Advice for homeowners

Harry

Meet your
FENSA Advisor

This is Harry.

You might recognise him from our TV ad.

Harry works for a FENSA Approved installation company. He's on a mission to help professionalise installers and protect homeowners across the UK, so he started this advice column.

What you need to know about your windows

There is far more to windows than just picking the ones you like the look of. We're afraid to say that there is much to consider when choosing new windows than simply what they look like. You have to think about building regulations, certification (when selling your home), thermal performance etc. Then on top of that, you have to make sure you don't get a cowboy fitter... So what do you need to know? This post will give you the basics

 

Thinking of replacing your windows?

 

All replacement glazing comes within the scope of the building regulations. Anyone who installs replacement windows or doors must comply with current thermal performance standards. You may be asking "Why" right now - it's basically to ensure the reduction of energy loss is in line with Government policy. But there is a plus side for you too, lower heating bills, so it's not all bad.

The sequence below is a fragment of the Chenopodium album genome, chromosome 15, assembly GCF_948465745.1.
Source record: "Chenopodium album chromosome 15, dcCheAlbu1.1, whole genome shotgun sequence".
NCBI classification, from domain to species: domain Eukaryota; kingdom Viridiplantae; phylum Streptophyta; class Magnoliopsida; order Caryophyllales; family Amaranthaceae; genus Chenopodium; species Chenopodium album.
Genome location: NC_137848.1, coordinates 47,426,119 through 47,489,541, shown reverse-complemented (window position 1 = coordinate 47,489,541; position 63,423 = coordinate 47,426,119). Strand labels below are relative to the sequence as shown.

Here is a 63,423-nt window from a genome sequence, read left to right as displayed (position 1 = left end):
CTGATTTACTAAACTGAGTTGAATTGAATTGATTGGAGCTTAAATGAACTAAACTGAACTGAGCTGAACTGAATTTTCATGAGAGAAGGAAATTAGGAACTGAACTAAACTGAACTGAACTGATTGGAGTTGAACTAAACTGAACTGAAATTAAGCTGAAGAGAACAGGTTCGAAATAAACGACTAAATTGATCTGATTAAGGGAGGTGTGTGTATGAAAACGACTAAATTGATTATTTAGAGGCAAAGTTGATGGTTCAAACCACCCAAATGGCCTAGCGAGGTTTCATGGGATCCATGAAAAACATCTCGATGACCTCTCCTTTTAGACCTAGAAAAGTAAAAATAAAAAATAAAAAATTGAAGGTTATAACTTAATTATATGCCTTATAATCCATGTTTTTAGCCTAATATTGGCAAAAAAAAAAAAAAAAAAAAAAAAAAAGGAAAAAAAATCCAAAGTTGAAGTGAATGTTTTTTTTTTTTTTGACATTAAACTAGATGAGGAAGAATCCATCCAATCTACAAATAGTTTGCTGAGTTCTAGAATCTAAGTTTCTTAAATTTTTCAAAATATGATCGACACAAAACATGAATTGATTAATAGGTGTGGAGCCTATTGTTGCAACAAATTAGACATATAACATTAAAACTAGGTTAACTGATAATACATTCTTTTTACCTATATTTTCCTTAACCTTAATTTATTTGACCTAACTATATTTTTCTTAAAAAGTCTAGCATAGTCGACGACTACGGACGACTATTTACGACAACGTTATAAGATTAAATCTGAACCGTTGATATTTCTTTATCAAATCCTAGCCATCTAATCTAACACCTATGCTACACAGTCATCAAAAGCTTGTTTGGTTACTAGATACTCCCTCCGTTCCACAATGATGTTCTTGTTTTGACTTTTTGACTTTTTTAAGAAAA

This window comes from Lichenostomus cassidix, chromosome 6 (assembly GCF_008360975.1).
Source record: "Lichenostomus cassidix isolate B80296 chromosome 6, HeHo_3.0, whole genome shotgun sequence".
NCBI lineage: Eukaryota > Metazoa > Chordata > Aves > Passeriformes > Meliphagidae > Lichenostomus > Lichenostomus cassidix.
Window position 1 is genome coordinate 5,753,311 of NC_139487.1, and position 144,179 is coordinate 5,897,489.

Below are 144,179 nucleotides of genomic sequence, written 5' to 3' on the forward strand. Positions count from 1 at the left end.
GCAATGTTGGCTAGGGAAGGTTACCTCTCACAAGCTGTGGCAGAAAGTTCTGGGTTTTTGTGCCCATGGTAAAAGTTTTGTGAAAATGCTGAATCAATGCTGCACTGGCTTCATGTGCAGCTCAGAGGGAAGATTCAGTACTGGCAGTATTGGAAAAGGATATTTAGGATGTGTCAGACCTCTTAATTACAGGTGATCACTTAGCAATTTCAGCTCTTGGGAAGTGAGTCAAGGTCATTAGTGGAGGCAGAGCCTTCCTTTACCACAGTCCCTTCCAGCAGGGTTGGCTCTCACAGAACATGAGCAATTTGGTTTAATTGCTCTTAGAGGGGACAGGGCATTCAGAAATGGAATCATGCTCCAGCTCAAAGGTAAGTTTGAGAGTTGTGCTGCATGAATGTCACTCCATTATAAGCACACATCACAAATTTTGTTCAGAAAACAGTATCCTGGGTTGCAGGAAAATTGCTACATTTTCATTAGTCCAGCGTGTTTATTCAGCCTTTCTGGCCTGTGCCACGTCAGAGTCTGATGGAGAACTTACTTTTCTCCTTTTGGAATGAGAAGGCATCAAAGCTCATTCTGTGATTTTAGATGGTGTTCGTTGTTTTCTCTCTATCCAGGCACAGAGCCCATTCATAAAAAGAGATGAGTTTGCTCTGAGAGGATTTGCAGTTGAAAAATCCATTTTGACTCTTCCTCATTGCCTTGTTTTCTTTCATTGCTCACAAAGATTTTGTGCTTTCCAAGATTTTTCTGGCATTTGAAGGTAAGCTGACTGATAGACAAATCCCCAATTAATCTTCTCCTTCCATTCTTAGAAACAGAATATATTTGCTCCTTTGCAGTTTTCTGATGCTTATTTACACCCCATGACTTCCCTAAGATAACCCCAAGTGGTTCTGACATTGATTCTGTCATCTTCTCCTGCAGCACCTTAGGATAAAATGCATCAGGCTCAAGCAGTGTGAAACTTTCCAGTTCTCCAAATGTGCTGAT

When selling your property, your purchaser's solicitors will ask for evidence that any replacement glazing installed since April 2002 complies with building regulations. If you want to avoid any additional work or worry, you should make sure you have evidence of this in preparation - selling your home is stressful enough without searching for hard to find certificates, or even needing to get one if you don't have it at all. 

 

There are two ways to provide the certification you need:

 

A certificate showing that the work was carried out by a FENSA installer

 

A certificate from the local authority building control stating that the installation has been approved under the building regulations This first option is the easiest, and if you lose your certificate you can re-apply for a copy.

 

Even if you lose your FENSA certificate(s), you can apply for another copy online. This means that you never have to worry about misplacing this important evidence, as we always have access to these certifications. This simple option isn't available if your window installer is not FENSA registered, meaning if you don't choose to work with a registered installer, you will have to spend more time and money looking into it. 

 

So what is the FENSA scheme?

 

FENSA was set up by all the key industry bodies and trade associations the glass and glazing federation (GGF) at the request of the Communities and Local Government Department to allow registered companies to self-certify that their installations comply with the building regulations. This makes life easier for the industry, but also for consumers. Today FENSA is still very much industry-led in terms of its relationship with key trade bodies and with those companies that register as FENSA fitters.